Verdict: 2 / 5
When you work for a narcissistic and obnoxious multi-millionaire (with a Monet obsession) as an art curator the act of revenge seems simple. Get an expert forger to paint a copy of the desired piece (Haystacks at Dusk), and con him into buying it. You then resign and walk away an incredibly satisfied millionaire. Simple? Well that’s how Harry Deane (Colin Firth) would like to see the world, but reality is never in his favour it would seem.
Stage one of the master plan requires the recruitment of Texan rodeo queen; PJ Puznowski (Cameron Diaz). Deane and his forger, The Major (Tom Courtenay), make their way from Britain to Texas, but getting Puznoski onboard proves difficult and Deane ends up on the street with a solid shade of purple to the eye. Eventually the trio agree on the terms and the second part of the plan can be set in motion.
However, one obstacle after the next interferes with Deane’s plan. He did not account for Lord Lionel Shabandar (Alan Rickman) not playing ball, the mass expense that the eccentric Puznowski would exploit and the unconventional wild life Shabandar keeps as security. All this makes success seem moot.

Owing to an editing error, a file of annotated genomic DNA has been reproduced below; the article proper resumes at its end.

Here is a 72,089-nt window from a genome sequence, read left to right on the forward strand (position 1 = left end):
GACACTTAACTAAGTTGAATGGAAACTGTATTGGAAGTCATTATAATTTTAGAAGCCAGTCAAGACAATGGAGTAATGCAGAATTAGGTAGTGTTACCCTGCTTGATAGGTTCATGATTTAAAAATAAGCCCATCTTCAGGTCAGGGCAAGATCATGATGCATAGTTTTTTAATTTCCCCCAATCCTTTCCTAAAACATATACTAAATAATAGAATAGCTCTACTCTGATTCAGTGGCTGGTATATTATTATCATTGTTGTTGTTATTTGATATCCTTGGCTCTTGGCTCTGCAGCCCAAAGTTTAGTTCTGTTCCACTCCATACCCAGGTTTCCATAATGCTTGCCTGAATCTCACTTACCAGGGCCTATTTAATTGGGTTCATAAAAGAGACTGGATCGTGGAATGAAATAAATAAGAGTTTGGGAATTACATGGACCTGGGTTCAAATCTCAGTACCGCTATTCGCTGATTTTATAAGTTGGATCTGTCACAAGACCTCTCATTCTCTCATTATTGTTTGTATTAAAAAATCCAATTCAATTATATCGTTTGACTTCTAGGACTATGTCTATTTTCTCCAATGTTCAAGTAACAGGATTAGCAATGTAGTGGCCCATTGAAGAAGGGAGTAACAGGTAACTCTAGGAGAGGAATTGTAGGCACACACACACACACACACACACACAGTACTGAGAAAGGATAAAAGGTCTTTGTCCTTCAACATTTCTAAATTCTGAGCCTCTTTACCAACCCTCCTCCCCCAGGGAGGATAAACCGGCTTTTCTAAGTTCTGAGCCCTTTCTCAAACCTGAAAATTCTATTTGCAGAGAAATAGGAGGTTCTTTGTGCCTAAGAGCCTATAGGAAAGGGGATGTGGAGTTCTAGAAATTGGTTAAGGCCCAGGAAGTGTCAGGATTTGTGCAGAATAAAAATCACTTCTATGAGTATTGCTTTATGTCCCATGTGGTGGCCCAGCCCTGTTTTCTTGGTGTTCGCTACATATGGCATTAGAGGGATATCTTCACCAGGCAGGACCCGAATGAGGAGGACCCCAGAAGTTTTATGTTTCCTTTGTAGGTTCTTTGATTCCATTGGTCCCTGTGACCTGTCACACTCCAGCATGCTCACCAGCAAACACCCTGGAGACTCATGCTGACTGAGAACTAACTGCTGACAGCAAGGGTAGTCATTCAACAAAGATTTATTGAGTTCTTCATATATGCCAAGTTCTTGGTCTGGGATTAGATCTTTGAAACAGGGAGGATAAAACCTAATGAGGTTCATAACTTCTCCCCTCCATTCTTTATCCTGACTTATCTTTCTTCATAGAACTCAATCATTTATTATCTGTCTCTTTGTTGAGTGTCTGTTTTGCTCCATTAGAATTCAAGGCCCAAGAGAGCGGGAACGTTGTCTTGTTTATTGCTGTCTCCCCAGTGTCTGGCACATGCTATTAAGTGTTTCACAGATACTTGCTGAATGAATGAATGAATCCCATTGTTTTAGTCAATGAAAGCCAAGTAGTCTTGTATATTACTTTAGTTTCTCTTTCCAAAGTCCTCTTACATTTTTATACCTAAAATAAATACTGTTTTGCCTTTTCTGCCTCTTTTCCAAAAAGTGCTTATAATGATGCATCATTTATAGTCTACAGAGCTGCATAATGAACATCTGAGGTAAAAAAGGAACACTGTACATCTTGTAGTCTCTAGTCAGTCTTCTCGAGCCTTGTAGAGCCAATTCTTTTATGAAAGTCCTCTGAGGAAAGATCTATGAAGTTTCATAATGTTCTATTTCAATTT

The basic plot is very predictable, with only a few quirks along the way. Even though this re-write of the 1966 original was done by the Coen brothers, it fails to prove worthwhile. Fans of the Coen’s work will be disappointed. Perhaps only they know how to bring to life what they have set to paper. The subtleties that the rothers always so cleverly incorporate into the script can easily be lost if direction fails to emphasize them.
It is understandable why the re-make of this film has been rejected for so long. Even with the star cast, you fail to see it as anything more than mildly amusing.